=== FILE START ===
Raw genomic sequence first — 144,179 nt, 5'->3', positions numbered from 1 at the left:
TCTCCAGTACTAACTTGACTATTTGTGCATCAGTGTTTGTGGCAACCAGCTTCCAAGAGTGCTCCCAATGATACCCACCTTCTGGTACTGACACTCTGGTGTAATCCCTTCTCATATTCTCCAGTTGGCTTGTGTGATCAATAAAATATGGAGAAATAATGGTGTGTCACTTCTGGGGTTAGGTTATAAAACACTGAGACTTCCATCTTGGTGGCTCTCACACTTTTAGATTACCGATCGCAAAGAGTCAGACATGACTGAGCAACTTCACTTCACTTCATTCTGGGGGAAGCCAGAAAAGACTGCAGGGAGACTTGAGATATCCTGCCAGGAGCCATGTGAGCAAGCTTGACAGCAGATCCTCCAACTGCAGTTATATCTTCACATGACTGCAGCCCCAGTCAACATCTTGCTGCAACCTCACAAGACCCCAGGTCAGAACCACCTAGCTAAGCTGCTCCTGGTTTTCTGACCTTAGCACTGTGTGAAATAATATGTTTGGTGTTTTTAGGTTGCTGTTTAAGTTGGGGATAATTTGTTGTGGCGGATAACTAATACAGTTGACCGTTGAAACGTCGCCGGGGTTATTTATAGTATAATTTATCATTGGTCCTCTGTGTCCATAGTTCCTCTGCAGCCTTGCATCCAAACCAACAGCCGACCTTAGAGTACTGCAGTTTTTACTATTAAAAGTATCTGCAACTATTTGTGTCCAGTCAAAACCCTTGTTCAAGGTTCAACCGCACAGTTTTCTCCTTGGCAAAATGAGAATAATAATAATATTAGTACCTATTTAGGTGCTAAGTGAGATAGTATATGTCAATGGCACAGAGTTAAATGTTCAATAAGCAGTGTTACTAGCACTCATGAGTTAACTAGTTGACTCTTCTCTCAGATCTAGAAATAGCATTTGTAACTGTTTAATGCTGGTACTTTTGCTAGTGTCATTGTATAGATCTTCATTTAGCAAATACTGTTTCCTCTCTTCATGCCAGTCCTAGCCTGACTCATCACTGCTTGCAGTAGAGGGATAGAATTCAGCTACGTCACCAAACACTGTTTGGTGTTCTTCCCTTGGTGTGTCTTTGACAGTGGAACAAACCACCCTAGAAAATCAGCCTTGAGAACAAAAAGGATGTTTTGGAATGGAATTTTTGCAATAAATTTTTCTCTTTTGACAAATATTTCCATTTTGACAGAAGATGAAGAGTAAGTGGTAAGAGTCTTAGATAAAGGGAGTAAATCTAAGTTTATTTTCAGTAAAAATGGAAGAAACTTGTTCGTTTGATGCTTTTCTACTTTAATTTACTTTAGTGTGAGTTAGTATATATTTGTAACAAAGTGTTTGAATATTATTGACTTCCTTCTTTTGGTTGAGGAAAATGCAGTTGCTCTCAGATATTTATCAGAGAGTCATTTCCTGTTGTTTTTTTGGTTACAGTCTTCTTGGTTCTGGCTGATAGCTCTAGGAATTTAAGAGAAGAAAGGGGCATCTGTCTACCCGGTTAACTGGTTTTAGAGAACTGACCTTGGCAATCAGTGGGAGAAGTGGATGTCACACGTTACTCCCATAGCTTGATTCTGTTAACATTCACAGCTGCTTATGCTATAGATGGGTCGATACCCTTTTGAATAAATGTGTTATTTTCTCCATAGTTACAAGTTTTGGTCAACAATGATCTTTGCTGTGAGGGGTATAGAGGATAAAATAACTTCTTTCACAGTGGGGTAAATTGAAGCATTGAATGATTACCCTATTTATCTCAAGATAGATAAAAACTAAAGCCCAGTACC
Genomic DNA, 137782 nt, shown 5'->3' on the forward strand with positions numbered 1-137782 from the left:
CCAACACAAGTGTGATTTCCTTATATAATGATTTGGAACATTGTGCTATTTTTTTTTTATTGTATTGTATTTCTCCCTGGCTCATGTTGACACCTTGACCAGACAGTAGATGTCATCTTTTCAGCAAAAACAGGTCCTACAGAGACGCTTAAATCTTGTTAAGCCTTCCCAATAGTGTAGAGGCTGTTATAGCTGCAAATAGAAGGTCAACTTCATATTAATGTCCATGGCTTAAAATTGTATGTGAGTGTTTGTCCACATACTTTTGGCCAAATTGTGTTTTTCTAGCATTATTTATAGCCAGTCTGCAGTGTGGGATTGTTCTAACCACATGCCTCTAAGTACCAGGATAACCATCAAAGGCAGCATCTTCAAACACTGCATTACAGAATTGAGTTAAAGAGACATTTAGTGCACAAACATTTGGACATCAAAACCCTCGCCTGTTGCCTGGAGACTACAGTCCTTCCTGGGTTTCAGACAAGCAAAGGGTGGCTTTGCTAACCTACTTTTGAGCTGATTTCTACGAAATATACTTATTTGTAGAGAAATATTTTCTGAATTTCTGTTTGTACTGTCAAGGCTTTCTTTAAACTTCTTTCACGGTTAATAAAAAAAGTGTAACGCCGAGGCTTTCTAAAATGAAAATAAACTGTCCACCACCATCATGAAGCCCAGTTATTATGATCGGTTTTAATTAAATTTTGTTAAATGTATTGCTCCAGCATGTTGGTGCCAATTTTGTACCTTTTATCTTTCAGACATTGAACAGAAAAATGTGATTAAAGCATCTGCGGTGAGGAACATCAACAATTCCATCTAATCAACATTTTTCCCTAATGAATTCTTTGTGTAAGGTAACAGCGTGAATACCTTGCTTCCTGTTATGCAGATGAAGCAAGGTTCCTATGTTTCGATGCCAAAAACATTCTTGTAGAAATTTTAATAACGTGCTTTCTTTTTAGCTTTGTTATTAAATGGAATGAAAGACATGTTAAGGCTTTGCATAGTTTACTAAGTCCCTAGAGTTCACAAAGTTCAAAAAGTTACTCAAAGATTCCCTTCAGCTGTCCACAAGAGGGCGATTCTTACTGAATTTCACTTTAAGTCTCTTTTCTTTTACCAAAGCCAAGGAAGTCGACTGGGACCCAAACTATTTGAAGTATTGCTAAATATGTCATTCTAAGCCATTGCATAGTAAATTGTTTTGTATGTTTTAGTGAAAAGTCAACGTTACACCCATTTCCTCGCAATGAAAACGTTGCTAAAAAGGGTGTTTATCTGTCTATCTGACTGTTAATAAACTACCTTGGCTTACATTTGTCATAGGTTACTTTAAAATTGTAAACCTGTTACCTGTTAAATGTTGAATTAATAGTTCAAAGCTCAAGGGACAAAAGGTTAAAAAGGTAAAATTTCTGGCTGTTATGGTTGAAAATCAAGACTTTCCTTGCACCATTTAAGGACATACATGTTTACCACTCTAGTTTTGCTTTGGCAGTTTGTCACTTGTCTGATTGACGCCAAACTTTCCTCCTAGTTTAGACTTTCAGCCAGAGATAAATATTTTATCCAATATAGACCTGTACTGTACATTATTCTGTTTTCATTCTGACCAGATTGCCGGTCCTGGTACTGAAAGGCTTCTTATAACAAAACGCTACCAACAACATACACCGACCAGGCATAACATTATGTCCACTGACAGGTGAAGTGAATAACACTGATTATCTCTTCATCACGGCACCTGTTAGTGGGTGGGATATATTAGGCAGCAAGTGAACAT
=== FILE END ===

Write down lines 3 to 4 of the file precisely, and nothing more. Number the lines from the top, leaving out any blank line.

Genomic DNA, 137782 nt, shown 5'->3' on the forward strand with positions numbered 1-137782 from the left:
CCAACACAAGTGTGATTTCCTTATATAATGATTTGGAACATTGTGCTATTTTTTTTTTATTGTATTGTATTTCTCCCTGGCTCATGTTGACACCTTGACCAGACAGTAGATGTCATCTTTTCAGCAAAAACAGGTCCTACAGAGACGCTTAAATCTTGTTAAGCCTTCCCAATAGTGTAGAGGCTGTTATAGCTGCAAATAGAAGGTCAACTTCATATTAATGTCCATGGCTTAAAATTGTATGTGAGTGTTTGTCCACATACTTTTGGCCAAATTGTGTTTTTCTAGCATTATTTATAGCCAGTCTGCAGTGTGGGATTGTTCTAACCACATGCCTCTAAGTACCAGGATAACCATCAAAGGCAGCATCTTCAAACACTGCATTACAGAATTGAGTTAAAGAGACATTTAGTGCACAAACATTTGGACATCAAAACCCTCGCCTGTTGCCTGGAGACTACAGTCCTTCCTGGGTTTCAGACAAGCAAAGGGTGGCTTTGCTAACCTACTTTTGAGCTGATTTCTACGAAATATACTTATTTGTAGAGAAATATTTTCTGAATTTCTGTTTGTACTGTCAAGGCTTTCTTTAAACTTCTTTCACGGTTAATAAAAAAAGTGTAACGCCGAGGCTTTCTAAAATGAAAATAAACTGTCCACCACCATCATGAAGCCCAGTTATTATGATCGGTTTTAATTAAATTTTGTTAAATGTATTGCTCCAGCATGTTGGTGCCAATTTTGTACCTTTTATCTTTCAGACATTGAACAGAAAAATGTGATTAAAGCATCTGCGGTGAGGAACATCAACAATTCCATCTAATCAACATTTTTCCCTAATGAATTCTTTGTGTAAGGTAACAGCGTGAATACCTTGCTTCCTGTTATGCAGATGAAGCAAGGTTCCTATGTTTCGATGCCAAAAACATTCTTGTAGAAATTTTAATAACGTGCTTTCTTTTTAGCTTTGTTATTAAATGGAATGAAAGACATGTTAAGGCTTTGCATAGTTTACTAAGTCCCTAGAGTTCACAAAGTTCAAAAAGTTACTCAAAGATTCCCTTCAGCTGTCCACAAGAGGGCGATTCTTACTGAATTTCACTTTAAGTCTCTTTTCTTTTACCAAAGCCAAGGAAGTCGACTGGGACCCAAACTATTTGAAGTATTGCTAAATATGTCATTCTAAGCCATTGCATAGTAAATTGTTTTGTATGTTTTAGTGAAAAGTCAACGTTACACCCATTTCCTCGCAATGAAAACGTTGCTAAAAAGGGTGTTTATCTGTCTATCTGACTGTTAATAAACTACCTTGGCTTACATTTGTCATAGGTTACTTTAAAATTGTAAACCTGTTACCTGTTAAATGTTGAATTAATAGTTCAAAGCTCAAGGGACAAAAGGTTAAAAAGGTAAAATTTCTGGCTGTTATGGTTGAAAATCAAGACTTTCCTTGCACCATTTAAGGACATACATGTTTACCACTCTAGTTTTGCTTTGGCAGTTTGTCACTTGTCTGATTGACGCCAAACTTTCCTCCTAGTTTAGACTTTCAGCCAGAGATAAATATTTTATCCAATATAGACCTGTACTGTACATTATTCTGTTTTCATTCTGACCAGATTGCCGGTCCTGGTACTGAAAGGCTTCTTATAACAAAACGCTACCAACAACATACACCGACCAGGCATAACATTATGTCCACTGACAGGTGAAGTGAATAACACTGATTATCTCTTCATCACGGCACCTGTTAGTGGGTGGGATATATTAGGCAGCAAGTGAACAT